The very same notepad that Van Eede had used to scribble down the phrase “cutting crew”, came in handy some time later, though in a slightly different set of circumstances. Rather than reading an article in the paper, Van Eede had just finished making love to his then girlfriend. He later recalled, that in the throws of passion he exclaimed the phrase “I just died in your arms”. At the earliest convenience in the sequence of events, Van Eede leaned over to the bedside table, picked up his trusty notepad and pen, and made a note of the statement, because…well, it might come in handy for a song someday. It’s as well Van Eede was so attentive to his songwriter’s intuition, as he indeed did pen a song around that very phrase, in fact he even used it for the title of the song.
The lead out single for the proposed album was indeed ‘(I Just) Died In Your Arms’, penned of course by Nick Van Eede. The opening keyboard sequence hooked listeners from the get go, and overall it was slickly produced, laid back, but powerful formula, that worked a treat. The song debuted on the British charts in August ‘86, and peaked at #4 on the charts before year’s end, in addition to invading the top 10 across several European territories. During the same period ‘(I Just) Died In Your Arms’ came to life on the Australian charts, debuting in October ‘86. I recall seeing the video clip for the first time on ‘Countdown‘, or maybe ‘Sounds’. Black and white promo clips, with intermittent use of slow motion, were all the fashion in the mid 80s. What stood out most was the rather dexterous riding of a motor scooter around the stage area where Cutting Crew were playing - not especially arty, but effective nonetheless. Certainly effective enough to help send the song to #8 in Australia, in early ‘87 - but the U.S. was the real target market.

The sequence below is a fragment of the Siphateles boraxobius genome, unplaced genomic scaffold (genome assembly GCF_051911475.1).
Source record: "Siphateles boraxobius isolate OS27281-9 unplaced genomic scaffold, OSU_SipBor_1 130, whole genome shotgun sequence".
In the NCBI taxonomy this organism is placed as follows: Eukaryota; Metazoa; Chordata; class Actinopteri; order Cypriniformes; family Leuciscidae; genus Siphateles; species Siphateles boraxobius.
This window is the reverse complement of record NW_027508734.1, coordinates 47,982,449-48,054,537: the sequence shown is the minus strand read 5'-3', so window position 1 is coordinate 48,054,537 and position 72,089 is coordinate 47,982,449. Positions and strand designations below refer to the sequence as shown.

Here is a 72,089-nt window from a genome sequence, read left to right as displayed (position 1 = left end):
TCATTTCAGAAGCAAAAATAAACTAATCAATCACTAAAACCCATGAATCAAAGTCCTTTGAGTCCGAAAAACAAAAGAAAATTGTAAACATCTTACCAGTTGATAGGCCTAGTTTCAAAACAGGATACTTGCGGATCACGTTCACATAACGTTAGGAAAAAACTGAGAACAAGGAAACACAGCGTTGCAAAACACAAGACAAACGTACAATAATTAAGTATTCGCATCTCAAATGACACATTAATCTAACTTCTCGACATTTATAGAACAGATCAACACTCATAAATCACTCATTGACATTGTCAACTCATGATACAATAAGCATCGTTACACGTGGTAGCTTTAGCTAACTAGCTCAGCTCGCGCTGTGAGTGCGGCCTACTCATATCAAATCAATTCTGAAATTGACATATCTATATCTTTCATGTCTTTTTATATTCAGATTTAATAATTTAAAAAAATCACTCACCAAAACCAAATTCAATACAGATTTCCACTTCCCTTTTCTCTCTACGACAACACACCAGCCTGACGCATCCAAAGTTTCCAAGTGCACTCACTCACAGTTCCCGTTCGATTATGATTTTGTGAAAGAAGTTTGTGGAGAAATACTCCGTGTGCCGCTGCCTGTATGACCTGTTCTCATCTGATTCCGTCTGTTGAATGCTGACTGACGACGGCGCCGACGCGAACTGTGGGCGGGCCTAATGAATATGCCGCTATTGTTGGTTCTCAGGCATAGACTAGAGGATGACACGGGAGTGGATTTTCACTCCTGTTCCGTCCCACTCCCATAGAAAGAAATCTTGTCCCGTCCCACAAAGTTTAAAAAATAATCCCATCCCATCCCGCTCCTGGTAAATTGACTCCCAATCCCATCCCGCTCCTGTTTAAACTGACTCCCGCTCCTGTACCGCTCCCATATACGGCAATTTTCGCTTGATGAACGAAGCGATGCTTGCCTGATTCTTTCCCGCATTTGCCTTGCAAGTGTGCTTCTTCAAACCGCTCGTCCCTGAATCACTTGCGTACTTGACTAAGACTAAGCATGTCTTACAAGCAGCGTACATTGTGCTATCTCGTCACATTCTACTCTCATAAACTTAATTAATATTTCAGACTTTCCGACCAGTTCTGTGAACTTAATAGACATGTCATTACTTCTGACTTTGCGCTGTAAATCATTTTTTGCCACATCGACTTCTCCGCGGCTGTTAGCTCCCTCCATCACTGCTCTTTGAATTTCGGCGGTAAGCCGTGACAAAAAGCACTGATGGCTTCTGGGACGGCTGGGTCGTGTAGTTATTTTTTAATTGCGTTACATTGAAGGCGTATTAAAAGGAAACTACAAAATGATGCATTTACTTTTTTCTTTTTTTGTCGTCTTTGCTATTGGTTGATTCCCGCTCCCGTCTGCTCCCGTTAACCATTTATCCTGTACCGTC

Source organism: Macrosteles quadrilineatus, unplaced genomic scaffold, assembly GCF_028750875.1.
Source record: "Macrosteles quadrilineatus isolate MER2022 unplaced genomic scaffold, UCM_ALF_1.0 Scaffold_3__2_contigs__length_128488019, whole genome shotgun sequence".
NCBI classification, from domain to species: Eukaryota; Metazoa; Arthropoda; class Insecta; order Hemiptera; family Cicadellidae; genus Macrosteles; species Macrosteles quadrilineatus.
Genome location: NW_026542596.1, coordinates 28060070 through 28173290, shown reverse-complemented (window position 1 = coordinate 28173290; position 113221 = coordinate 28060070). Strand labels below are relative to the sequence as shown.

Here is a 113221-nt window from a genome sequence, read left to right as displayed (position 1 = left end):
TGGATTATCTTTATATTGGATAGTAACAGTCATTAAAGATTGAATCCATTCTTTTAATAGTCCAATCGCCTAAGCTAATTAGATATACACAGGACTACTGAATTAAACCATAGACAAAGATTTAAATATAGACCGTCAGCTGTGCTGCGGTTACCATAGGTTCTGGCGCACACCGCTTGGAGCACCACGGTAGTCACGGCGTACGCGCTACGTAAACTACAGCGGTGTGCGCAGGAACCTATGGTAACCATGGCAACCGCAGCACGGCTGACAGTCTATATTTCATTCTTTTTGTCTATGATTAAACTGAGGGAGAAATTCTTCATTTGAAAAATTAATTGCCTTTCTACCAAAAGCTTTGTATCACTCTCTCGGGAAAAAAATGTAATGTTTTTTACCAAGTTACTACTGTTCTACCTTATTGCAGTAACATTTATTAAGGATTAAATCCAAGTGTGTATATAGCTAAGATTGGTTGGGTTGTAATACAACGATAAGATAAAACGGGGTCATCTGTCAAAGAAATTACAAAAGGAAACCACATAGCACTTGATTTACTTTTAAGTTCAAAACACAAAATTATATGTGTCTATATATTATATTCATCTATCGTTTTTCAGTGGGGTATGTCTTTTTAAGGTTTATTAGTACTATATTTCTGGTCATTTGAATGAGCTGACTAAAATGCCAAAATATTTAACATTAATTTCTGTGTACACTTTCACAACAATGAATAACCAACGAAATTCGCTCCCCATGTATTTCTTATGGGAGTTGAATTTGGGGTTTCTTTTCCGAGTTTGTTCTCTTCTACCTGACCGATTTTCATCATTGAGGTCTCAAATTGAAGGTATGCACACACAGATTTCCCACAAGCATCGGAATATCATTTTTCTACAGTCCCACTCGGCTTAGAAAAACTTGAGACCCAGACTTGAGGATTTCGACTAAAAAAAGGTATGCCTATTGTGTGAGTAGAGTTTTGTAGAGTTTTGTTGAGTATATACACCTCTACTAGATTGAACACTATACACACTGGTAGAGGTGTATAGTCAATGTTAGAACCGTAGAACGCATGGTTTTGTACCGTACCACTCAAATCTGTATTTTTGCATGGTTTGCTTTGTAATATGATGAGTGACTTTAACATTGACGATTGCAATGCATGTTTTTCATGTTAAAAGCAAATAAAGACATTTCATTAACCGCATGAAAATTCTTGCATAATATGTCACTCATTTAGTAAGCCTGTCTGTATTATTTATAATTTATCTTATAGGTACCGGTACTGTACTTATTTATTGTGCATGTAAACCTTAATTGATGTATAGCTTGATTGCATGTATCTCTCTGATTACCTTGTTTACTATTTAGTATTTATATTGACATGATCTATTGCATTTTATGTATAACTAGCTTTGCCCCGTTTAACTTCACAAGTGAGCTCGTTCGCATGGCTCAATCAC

Siren, and their parent company Virgin, left no stone unturned in trying to crack the U.S. with ‘(I Just) Died In Your Arms’. Truth is, they probably didn’t have to exert too much marketing and distribution muscle, because the song sold itself. In March ‘87 Cutting Crew cracked the U.S. Hot 100 for the first time with ‘(I Just) Died In Your Arms’. By May the song had toppled ‘I Knew You Were Waiting (For Me)’, by Aretha Franklin and George Michael, from the top of the American charts. Cutting Crew held sway over the competition for two weeks, before U2 came along with their first U.S. chart topper ‘With or Without You’. The song featured on Cutting Crew’s debut album ‘Broadcast’, which had been released in Britain back in late ‘86. The album was co-produced by Cutting Crew themselves, with Terry Brown, and John Jansen. The core quartet handled all the instrumentations, including keyboard and synth duties. ‘Broadcast’ notched up solid sales across the world (UK#41/OZ#77/US#16), and spawned two solid follow up hits. ‘One For The Mockingbird’ is my favourite all time Cutting Crew cut, but its chart performance sadly didn’t reflect its pop-rock brilliance (US#38/UK#52/OZ#96). The third single, ‘I’ve Been In Love Before’, became Cutting Crew’s second U.S. top 10 hit (#9) in September ‘87. The song had originally been released in the U.K. in late ‘86, and peaked at #31, but on the back of the success of the song Stateside, a remixed version of ‘I’ve Been In Love Before’ was released in the U.K. in late ‘87, second time around scaling the charts to #24. On the downside of things, a number of critics (including Rolling Stone magazine) savaged ‘Broadcast’ as being trite, formulaic pop-rock. Well, what it may have lacked in groundbreaking stylistic acrobatics, Cutting Crew more than made up for in catchy hooks, heartfelt vocals, and first class musicianship.